Restaurants Enticing the Solo Diner

While many restaurants are designed around parties of two or more and cater to larger groups in search of bigger tabs, they may be missing out on a growing trend—the solo diner. According to The Hartman Group’s Food & Beverage Occasions Compass, 46 percent of the meals American’s eat are solo occasions. And that trend is only expected to rise. In 2012, 28 percent of all households consisted of only one person while more than 40 percent of the households in big cities such as Atlanta, Denver, Seattle and Washington D.C. were occupied by one person. And these single-occupancy people were spending $1.9 trillion a year.

Currently, across America, there are almost 40 million single-person households. In cities such as Paris and New York, that number raises to more than half of all homes.

Restaurants across the nation are taking notice of this changing demographic and finding ways to expand their single-guest appeal and make them feel appreciated in the process.


In the past, the single diner was likely to get the small table by the kitchen door. Restaurants looking to be known as the “place to go for singles” are definitely changing the seating scheme. Most guests who are dining on their own do not want to feel as if they are the center of attention. Like your other guests, they are patronizing your restaurant to enjoy the delicious food, high-quality service, and defining ambiance.

Consider placing tables designed for singles by walls and offer distinct types of dining experiences for the unique needs of your individual guests. Some would prefer a quiet, private corner while others are drawn toward seating arrangements that invite conversation with other guests or employees. If possible, give your single guests a choice.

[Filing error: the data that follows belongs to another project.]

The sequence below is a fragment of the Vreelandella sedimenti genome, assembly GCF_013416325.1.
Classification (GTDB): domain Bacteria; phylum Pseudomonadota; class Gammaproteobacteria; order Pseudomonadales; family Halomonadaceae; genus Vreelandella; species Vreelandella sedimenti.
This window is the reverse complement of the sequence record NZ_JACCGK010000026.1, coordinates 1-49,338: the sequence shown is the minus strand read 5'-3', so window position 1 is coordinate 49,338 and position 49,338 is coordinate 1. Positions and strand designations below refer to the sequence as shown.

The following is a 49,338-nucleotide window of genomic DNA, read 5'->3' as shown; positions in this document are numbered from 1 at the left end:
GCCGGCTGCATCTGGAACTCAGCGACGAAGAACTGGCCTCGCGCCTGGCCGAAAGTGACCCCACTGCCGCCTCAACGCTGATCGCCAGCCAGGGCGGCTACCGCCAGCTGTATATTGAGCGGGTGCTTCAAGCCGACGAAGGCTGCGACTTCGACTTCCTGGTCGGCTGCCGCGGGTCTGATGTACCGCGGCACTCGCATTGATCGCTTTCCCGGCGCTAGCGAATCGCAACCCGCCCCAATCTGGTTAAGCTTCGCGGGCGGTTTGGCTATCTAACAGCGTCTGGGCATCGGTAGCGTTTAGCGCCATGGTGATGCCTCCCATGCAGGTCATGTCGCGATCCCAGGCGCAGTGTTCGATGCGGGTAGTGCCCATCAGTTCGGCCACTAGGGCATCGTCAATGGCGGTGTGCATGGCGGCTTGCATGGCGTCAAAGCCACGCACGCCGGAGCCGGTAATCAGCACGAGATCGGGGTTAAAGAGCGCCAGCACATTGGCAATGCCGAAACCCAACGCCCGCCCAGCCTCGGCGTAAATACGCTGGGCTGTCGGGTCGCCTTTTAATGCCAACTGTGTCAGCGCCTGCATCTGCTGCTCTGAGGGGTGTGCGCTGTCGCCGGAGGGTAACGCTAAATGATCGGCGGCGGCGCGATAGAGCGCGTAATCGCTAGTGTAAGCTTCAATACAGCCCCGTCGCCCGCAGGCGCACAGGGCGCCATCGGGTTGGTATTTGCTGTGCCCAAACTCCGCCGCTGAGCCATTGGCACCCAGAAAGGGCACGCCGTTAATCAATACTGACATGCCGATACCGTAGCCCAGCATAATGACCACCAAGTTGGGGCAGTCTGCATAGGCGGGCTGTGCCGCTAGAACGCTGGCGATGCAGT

When considering options, don’t forget the bar as a great place for individuals to dine. Seating can often be arranged where they can people watch or carry on a conversation with the bartender or other guests. A long table against a street-facing window offers them an engaging view. Some restaurants take advantage of this area and seats by offering their full menu at the bar while others cater to individuals with a tasting menu.


We’ve all heard hosts greet someone at the door with the question, “Are you waiting for someone?” or, better yet, “Just one?”—A definite faux pas when enticing singles through your doors. Make them feel comfortable from the moment they arrive by acknowledging them as a party of one as if, and it should be, an everyday occurrence.

And make sure that your servers and staff understand that individual guests deserve the same dynamic service as all your patrons. This means avoid rushing them in order to turn the table and provide suggestions for appetizers, desserts and drinks, just as they would, or should, offer everyone that enters through your doors.

Restaurants Taking the Solo Plunge

Eleven Madison Park in New York City has made it a point to train their staff to go “above and beyond” for guests dining alone. This could explain, in part, why they won the James Beard Foundation’s Outstanding Service Award in 2016.

Another New York City restaurant that prides themselves on treating individual guests with a special touch is Balthazar. They give solo diners a complimentary glass of champagne. Chef Amanda Cohen at Dirt Candy Restaurant offers a yearly “Solo Diner’s Week” in which she creates a menu specifically for single guests. It’s designed to offer smaller portions of multiple dishes, giving them the opportunity to sample different flavors and pairings—an experience that can be missed when dining alone.

Providing a comfortable space for single diners can make first-time visitors brand-loyal customers. And these customers will be telling friends and co-workers about their engaging experience. Appealing to this segment of the population is a profitable way to increase sales and make use of the smaller spaces in your restaurant.


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